By: Madeline Hand
For two-and-a-half years, Birmingham resident Deborah Hays experienced the physical and psychological adversity of having a non-functional voice following an intubation injury that severely damaged the vibratory layer of her vocal folds during a procedure.
Many patients who suffer from inadvertent vocal cord injuries from routine intubations are simply told to give up hope, despite the efforts of many surgeon-scientists today, because there is no confirmed cure. But thanks to a University of Alabama at Birmingham physician, Hays would soon find her sound of resilience.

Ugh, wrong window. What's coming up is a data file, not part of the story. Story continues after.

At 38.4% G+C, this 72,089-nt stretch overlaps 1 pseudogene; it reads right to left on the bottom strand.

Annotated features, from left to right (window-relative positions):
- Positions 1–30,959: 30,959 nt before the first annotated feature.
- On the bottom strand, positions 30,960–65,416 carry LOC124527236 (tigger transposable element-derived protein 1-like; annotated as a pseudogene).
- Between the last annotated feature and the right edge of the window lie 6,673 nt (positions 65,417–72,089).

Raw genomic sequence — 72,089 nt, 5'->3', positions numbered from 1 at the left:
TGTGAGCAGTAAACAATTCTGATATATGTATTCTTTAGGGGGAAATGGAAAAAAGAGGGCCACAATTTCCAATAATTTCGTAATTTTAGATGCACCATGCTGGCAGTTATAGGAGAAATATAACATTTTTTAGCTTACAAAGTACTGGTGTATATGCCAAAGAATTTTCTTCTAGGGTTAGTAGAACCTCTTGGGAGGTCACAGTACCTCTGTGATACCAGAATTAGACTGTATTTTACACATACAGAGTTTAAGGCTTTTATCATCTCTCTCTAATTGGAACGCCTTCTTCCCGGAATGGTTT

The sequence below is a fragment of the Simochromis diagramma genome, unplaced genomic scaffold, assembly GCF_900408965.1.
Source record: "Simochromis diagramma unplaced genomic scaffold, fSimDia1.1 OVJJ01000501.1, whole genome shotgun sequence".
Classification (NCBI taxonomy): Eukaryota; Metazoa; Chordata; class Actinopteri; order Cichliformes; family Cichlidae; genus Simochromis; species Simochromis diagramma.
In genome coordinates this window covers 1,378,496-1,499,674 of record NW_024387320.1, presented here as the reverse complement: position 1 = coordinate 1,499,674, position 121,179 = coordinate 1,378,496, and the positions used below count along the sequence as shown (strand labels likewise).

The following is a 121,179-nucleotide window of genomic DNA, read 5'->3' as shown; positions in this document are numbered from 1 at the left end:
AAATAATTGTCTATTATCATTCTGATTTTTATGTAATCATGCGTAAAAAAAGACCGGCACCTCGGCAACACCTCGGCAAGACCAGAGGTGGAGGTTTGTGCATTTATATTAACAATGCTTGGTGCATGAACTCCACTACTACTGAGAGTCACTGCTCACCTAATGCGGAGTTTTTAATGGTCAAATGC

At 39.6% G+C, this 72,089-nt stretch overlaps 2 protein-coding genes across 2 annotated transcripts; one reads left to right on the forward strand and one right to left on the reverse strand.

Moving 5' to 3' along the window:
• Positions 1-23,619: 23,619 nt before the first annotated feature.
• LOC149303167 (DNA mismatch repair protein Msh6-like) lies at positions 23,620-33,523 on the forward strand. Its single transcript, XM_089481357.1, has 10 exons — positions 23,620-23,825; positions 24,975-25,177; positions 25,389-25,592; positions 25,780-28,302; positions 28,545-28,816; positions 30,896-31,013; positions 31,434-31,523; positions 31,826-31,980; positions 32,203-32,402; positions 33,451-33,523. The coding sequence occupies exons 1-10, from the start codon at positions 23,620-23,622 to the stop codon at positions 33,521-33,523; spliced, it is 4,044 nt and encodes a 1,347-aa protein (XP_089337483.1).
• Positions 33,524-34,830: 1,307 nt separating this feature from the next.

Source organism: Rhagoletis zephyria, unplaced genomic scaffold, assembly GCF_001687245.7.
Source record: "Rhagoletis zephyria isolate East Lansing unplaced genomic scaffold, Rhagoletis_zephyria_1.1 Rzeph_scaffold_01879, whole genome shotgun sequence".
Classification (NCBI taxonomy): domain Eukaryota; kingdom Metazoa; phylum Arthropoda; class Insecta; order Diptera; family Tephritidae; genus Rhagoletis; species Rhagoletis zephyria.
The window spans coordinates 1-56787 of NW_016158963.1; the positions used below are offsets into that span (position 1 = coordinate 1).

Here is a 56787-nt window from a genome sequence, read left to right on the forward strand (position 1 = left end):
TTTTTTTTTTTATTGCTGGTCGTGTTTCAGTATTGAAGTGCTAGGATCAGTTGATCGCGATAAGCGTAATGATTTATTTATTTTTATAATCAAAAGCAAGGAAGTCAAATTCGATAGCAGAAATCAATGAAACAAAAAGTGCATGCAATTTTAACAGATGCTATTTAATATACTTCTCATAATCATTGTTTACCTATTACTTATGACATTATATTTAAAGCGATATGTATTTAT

“After my surgery, I woke up with pain but could not tell where the pain was coming from. My neck was aching, and they told me that it could be from the strain on my vocal cords,” Hays recalled. It was the first day of what would become Hays’ multiyear struggle to regain her ability to effectively communicate aloud.
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